Funny shaped dice

Hi,

Ah, the luxury of a long weekend shines forth once again. Yes, with the Jones Crew not heading in holiday this summer – what with family health, doggo worries, exam results, and that old devil COVID – the Ever Lovely Mrs J and I are using up or holiday by taking shorter weeks at work. I’m rather liking it as there’s times in booking a break that it just adds more stress to the general huff and puff of life.

That aside, I’ve been enjoying the weekly podcasts from Mermaids UK and if you’re not yet listening in, there’s a list of them here. It’s a collection of different presenters from around the Trans community and they talk about both the news – including saying we’re not going to talk about this, which made me laugh – as well as guest interviews from bloggers, activists, YouTubers, et al.

A recent episode featured Rowan Ellis (YouTube) who, A) I found her interview and YouTube videos fascinating, and B) ‘cos I’m a Dad, I’d not bumped into her channel. 🙂

The thing that really stood out for me in Rowan’s interview was around D&D and queerness (DnD as in Dungeons and Dragons, if you’re very new to all this). I’ve not role-played for years now, but before work and family commitments, I certainly did. The inclusion of queerness into the discussion really made me think and look back.

I’ve been T something or other for as long as I can remember and I would latch on to positive depictions of people like me in fiction. Not that there were many back then in the 80s, or if there was, I wasn’t looking in the right games, comics, or books.

To jump on something in the interview, part of the fun in playing a table top RPG with friends is you can be anyone or anything. I think it does let you explore different roles and I know as a teen who was struggling with my gender identity, playing a female character now and then was very liberating. As a kid in deep stealth (aka so far in the closet, I could see the street lamp in Narnia 😉), if I’m honest here, those gaming sessions kept me going when things were tough. I could not express who I was back then, but in those games and improv with friends, I could. I’ve said recently that playing a computer game as a character of my choice is validating and it can help keep the blues away when things aren’t going your way. So it was with table top gaming too.

With TTRPGs (table top role-playing games) being very much part of the time in which they’re written, some were progressive, some where not, and some have not dated well. What I also picked up on in the podcast and later video, is that queer folk have come towards these settings and changed them to work for them.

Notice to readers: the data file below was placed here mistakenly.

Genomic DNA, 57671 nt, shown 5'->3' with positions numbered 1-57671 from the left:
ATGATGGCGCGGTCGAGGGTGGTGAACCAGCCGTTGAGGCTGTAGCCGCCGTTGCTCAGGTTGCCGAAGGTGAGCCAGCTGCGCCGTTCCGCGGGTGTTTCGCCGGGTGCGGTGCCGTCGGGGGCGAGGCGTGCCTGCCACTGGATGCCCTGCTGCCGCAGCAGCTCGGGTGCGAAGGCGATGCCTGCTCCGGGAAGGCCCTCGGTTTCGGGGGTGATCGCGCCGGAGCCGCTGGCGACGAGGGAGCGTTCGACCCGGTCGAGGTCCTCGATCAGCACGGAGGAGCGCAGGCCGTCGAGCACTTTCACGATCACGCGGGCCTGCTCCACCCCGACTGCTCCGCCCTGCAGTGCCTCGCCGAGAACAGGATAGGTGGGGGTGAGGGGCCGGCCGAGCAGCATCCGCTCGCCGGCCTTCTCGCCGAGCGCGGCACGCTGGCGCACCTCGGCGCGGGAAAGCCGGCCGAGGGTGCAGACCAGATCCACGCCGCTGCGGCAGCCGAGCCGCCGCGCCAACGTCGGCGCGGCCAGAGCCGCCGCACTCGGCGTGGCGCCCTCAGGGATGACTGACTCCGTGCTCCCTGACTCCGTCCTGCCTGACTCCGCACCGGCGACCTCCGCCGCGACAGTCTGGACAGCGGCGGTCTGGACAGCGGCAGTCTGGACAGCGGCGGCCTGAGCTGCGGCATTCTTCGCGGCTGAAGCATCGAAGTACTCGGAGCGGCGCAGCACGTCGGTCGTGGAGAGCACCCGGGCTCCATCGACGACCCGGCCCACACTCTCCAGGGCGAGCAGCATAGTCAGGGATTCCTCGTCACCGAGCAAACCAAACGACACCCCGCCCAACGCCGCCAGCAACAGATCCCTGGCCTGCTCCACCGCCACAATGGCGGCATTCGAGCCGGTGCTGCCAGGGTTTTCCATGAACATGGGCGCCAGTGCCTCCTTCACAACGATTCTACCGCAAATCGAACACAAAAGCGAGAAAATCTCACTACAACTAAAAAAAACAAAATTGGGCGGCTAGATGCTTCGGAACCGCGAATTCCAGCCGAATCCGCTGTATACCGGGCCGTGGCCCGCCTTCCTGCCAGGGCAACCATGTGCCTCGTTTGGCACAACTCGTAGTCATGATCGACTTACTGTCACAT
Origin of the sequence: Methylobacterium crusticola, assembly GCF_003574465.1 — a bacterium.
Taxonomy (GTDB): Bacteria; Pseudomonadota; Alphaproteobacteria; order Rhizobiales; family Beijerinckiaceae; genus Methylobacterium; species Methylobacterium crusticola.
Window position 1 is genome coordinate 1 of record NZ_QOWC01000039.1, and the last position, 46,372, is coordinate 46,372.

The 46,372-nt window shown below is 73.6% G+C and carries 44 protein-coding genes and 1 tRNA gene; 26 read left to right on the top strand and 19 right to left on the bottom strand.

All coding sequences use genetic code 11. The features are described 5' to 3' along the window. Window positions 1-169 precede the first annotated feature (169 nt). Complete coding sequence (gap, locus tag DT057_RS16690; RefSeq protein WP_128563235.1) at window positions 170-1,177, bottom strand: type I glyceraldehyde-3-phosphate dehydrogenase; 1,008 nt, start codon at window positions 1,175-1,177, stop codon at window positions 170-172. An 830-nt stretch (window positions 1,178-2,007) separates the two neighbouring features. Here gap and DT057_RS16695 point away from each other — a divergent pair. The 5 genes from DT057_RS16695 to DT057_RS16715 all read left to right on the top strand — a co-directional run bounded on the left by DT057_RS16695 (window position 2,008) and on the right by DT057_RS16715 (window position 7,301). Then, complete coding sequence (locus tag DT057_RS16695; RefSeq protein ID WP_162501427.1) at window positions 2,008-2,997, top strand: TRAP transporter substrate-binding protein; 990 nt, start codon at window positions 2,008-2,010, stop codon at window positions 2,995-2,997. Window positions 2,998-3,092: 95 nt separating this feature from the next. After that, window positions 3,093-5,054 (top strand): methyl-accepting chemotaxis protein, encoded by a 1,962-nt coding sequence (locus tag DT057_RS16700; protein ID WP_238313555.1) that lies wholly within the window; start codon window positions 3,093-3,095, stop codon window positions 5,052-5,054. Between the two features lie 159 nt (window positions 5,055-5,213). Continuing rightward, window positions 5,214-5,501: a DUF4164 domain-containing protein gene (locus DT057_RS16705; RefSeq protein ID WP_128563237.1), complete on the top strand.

Looking back at some of the characters I played and the games I ran, I know some of my friends felt that some were a bit ‘out there’, but as most of our gaming was sci-fi or near future, I argued politely that rights would move on, more folk would be okay, etc. This was well before reading Ian M Banks and his rather good Culture novels (written on the idea of a far future where the good guys had won. Hint: liberals 😉). Conversely, I knew of gamers who’d only play a character that matched their gender, but maybe they were playing for different reasons, who can say. I think having an all male gaming group meant there was a certain dynamic and when someone played a non-male character, that challenged assumptions about behaviour and the ideas of what people – fictional or otherwise – might do. Improv and reflection on gender roles in society? No wonder I was interested in all of this 🙂

So other than feeling part of something that seems quite modern (if niche) – queer gaming – but from a few of the past, where are we going with this? I guess I would say it’s about taking chances. If – and I guess in the unlikely event younger RPGers are reading this – take the opportunity to play folk not like you… or maybe as you might be. Break the rules, change the setting, and create a world that’s as you’d like it. Oh, and all that creativity? Sharing with others it’s awesome and together we can build something cool.

L x

11 Comments

  1. I think RPGs were one of the first places I got to experiment with gender and presentation. Cyberpunk 2013 and it’s punk/metal fashions hit just at the time I was questioning myself and discovering the “rock chick” look in magazines and music videos!

    Amusingly I play D&D with a group in stealth that’s otherwise all guys. Both myself and another player were praised for our nuanced portrayal of female PCs in the last campaign 😀